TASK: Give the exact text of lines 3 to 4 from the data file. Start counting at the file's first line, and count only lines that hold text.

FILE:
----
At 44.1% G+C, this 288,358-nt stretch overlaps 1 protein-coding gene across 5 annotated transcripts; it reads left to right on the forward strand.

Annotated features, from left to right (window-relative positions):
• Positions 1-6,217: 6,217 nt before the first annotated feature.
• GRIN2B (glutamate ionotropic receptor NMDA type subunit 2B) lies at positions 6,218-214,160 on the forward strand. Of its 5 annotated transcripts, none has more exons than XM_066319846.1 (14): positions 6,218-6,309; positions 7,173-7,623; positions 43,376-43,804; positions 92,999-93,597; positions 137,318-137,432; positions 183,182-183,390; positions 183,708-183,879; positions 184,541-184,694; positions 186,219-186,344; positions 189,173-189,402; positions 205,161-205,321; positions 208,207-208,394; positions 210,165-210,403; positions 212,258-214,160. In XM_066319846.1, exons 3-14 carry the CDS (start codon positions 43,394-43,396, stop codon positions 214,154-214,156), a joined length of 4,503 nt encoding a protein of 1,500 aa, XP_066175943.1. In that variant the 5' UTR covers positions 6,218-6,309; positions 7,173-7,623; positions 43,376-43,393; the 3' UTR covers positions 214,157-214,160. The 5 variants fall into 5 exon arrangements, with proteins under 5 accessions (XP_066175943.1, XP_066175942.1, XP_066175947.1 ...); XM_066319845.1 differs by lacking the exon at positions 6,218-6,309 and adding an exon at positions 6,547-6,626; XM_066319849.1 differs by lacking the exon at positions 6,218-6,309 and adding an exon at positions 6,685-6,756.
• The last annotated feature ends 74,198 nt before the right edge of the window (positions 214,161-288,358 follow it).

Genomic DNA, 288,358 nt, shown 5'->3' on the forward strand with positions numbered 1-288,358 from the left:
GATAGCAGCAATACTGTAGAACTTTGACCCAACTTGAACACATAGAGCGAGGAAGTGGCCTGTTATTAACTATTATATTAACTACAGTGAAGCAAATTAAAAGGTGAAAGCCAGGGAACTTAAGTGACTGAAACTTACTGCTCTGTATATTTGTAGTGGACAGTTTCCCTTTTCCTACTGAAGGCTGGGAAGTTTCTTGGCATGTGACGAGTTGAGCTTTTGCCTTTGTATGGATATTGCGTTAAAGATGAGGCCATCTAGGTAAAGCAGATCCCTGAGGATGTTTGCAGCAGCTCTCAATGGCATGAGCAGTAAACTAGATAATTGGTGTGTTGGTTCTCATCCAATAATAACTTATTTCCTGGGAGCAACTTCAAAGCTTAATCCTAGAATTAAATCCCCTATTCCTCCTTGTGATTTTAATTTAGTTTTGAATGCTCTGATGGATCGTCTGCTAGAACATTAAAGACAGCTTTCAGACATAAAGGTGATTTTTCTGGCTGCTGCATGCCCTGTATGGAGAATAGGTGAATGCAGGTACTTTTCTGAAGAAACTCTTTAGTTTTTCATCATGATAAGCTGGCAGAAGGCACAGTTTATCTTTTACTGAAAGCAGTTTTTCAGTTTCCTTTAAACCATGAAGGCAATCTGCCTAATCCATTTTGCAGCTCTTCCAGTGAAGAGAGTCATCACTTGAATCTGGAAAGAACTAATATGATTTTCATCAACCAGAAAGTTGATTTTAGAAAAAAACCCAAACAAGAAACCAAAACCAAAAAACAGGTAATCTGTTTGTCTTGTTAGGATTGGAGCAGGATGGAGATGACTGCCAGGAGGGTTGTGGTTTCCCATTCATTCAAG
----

• Positions 1-6,217: 6,217 nt before the first annotated feature.
• GRIN2B (glutamate ionotropic receptor NMDA type subunit 2B) lies at positions 6,218-214,160 on the forward strand. Of its 5 annotated transcripts, none has more exons than XM_066319846.1 (14): positions 6,218-6,309; positions 7,173-7,623; positions 43,376-43,804; positions 92,999-93,597; positions 137,318-137,432; positions 183,182-183,390; positions 183,708-183,879; positions 184,541-184,694; positions 186,219-186,344; positions 189,173-189,402; positions 205,161-205,321; positions 208,207-208,394; positions 210,165-210,403; positions 212,258-214,160. In XM_066319846.1, exons 3-14 carry the CDS (start codon positions 43,394-43,396, stop codon positions 214,154-214,156), a joined length of 4,503 nt encoding a protein of 1,500 aa, XP_066175943.1. In that variant the 5' UTR covers positions 6,218-6,309; positions 7,173-7,623; positions 43,376-43,393; the 3' UTR covers positions 214,157-214,160. The 5 variants fall into 5 exon arrangements, with proteins under 5 accessions (XP_066175943.1, XP_066175942.1, XP_066175947.1 ...); XM_066319845.1 differs by lacking the exon at positions 6,218-6,309 and adding an exon at positions 6,547-6,626; XM_066319849.1 differs by lacking the exon at positions 6,218-6,309 and adding an exon at positions 6,685-6,756.